CCP Clearly Victorious in “Burn Jita” Event

CCP has a Dev Blog post up today that details what was going on behind the scenes for the Burn Jita event this past weekend.  It is a worthwhile post and you should read it if you are at all interested in the game.

The post sets the stage for the event:

For several months now, a coalition of thousands of players have been planning the “Burn Jita” event, aimed at disrupting the biggest trade hub in game in order to wreak some terrific, universe-wide changes by shaking the very pillars of EVE’s economy at its metaphorical heart. Surely there was some sort of larger, meta-economic objective that likely would cause them great profit. This planning happened both in game and outside of game, via voice over IP chat, secret forums, Twitter and more. A sci-fi plot of the new information age if there ever was one.

Then talks about what CCP was doing to accommodate the event (including a hotfix):

Since the “Burn Jita” event was announced well in advance and CCP wants to support player-driven events (as long they are within the rules of the game), we reinforced the Jita solar system on our beefiest hardware, further reinforced all neighbouring systems and set out to monitor the event and provide the best experience we could to willing (and unwilling) participants.  Then things started to unfold a day earlier than announced on Friday morning. We gathered data and fine-tuned the systems and as CCP Veritas put it: “It’s okay, didn’t want that Friday night anyway.

And then they start to trot out the charts and graphs… something CCP does better than any other game developer I have seen… to show what happened, culminating in the actual short-term impact on economic activity in Jita.

(Graph cropped and annotated by me. You have to go read the post to see the whole thing.  CCP_Diagoras posted another version of the chart here.  He also posted some kill totals in the forums.  You should follow him on Twitter, he is the EVE Online stats master.)

People can (and will) argue as to whether the impact was significant and whether it will mean anything at all in the medium to long term as far as the game economy goes.

But the whole event allowed CCP to send a message as well, that player stories, that players creating the content of the game, is what they want.  As the post concludes:

Make your stories happen!

Clearly they mean it.

And still, people will persist in not getting the message.

7 thoughts on “CCP Clearly Victorious in “Burn Jita” Event

  1. mbp

    He even explains the low population cap on Friday which just happened to coincide with the time I logged on and was dissapointed to find alll the Jita gates locked.


  2. scotth

    I don’t play Eve, so maybe I am missing something, but I am not sure how anyone wins in this. My impressions is that if your ship gets blown up, you just buy a new one and carry on. It doesn’t seem like there is any real long term impact on anyone.


  3. NoAstronomer

    @scotth Also, pilots insure their ships and will receive 50%+ of the value of the ship it it’s destroyed. So that’s even less impact than you think. However…

    Firstly, insurance doesn’t cover the loss of the equipment fitted to the ship or its cargo. Which can be worth as much,or more than, the ship itself. Even so some of these ships are worth a quite considerable amount of in-game money. They cost their pilots weeks or months worth of earnings.

    Secondly, when a player ship is destroyed a fair amount of its equipment or what it was carrying in it’s cargo hold is ‘dropped’ and can be picked up, usually by the victor. Thus there is a net transfer of wealth from the loser to the victor. Obviously cargo ships are a prime target.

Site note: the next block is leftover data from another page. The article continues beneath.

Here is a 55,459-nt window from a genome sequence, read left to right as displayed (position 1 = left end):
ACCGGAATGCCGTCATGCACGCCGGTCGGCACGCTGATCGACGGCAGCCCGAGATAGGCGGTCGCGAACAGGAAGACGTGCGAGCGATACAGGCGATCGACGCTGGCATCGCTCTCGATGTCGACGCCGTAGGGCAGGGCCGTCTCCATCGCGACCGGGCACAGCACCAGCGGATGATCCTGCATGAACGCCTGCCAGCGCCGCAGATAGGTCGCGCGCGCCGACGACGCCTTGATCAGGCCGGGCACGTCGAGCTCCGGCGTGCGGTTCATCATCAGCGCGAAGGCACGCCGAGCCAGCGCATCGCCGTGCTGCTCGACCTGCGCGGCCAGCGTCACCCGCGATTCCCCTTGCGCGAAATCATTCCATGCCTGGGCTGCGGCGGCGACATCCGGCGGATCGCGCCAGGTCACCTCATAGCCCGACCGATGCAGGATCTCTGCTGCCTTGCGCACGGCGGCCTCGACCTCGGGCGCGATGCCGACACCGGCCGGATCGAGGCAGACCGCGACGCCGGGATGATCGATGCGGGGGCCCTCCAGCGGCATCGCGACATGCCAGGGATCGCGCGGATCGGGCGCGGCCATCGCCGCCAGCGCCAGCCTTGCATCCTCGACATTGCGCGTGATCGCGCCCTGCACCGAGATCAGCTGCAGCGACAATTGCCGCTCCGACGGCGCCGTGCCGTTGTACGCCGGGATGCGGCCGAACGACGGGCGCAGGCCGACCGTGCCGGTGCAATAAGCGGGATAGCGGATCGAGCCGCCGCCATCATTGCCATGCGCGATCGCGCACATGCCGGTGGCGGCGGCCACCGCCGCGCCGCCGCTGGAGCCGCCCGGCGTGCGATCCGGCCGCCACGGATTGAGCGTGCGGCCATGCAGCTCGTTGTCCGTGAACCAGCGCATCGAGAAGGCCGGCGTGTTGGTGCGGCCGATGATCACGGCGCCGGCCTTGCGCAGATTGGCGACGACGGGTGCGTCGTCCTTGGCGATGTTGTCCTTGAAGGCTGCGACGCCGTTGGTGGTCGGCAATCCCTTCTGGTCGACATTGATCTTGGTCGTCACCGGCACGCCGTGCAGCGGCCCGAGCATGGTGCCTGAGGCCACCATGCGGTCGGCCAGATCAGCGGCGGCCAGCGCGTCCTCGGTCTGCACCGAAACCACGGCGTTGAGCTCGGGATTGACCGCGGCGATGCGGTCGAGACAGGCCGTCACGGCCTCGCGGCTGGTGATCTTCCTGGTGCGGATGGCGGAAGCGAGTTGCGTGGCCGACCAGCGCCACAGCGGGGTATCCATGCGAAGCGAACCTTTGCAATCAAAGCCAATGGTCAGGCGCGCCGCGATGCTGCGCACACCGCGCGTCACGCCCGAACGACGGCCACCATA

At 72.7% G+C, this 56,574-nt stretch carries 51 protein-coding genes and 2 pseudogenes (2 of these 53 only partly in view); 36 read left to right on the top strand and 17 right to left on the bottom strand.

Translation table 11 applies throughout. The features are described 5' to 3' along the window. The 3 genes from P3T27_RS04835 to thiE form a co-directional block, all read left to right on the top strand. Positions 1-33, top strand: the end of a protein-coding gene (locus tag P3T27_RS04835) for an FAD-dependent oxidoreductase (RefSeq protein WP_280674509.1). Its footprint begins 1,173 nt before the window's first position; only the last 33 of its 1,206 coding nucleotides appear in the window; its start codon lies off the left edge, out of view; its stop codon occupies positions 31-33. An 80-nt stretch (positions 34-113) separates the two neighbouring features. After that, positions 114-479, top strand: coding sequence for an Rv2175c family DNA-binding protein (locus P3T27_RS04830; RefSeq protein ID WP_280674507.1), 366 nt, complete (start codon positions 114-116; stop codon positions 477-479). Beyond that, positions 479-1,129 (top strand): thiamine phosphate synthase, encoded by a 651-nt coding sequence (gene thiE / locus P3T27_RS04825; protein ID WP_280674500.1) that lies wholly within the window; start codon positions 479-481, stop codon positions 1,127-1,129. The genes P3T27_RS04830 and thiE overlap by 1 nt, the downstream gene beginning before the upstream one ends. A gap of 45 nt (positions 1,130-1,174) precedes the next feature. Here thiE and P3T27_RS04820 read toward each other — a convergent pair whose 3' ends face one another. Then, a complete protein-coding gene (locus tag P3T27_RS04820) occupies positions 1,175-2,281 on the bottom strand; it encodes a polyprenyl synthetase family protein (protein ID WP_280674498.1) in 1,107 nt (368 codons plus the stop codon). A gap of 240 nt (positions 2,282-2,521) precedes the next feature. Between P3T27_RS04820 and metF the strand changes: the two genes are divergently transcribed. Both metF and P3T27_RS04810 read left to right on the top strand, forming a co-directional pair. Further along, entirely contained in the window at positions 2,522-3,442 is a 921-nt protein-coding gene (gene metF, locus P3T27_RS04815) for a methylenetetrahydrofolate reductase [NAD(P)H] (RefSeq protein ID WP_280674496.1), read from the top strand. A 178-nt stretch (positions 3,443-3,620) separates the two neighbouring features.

One such ship killed during the Hulkageddon event was carrying dozens of smaller combat ships in its hold. Many of which were ejected into space to be picked up by the victors. Included in the destroyed ships were 13 (IIRC) Rupture cruisers, To put that in perspective I recently spent a little under 10 million credits, half of my available cash, on my own Rupture.

    Thirdly, it’s all very well to say ‘just buy another ship’ but all ships (with some very limited exceptions) have to be built by players using gathered minerals. Ship replacement drives a large part of the economy. As Wilhelm has pointed out before, the Tech 2 ships all (?) require the mineral Technetium to construct, Since the supply of Technetium is restricted, economically it makes sense for the players sitting on sources of Tech’ to destroy the ships which use it. just like a glazier going around town breaking windows.

    Lastly, I’ve played battlegrounds in fantasy MMO’s where there was essentially no impact at all. Yet I and other people still enjoyed them.



  4. Wilhelm Arcturus Post author

    @Scotth – My past post, Claiming Victory in Jita, said that there was no real “winning” condition, so it was a matter of setting your own goals and measuring to see if you met them.

    Which pretty much describes winning in EVE Online across the board.

    Yes, you can usually determine win/loss in a single battle or such, but over all, there is no end game, I’ve done it all state. No Arthas or Balrog to slay.

    CCP’s winning condition was getting a giant player run event and getting all sorts of press coverage as a result, as this sort of thing doesn’t really happen in other games, at least not on this sort of scale.

    As for the event itself, up until now, the biggest issue with losing a ship has been the annoyance of having to find, buy, and equip a new one. Now, however, there is a chance that the prices of some ships and equipment will go up enough that people will have to make an informed choice rather than just loading up on the tech II version of what ever modules they favor.


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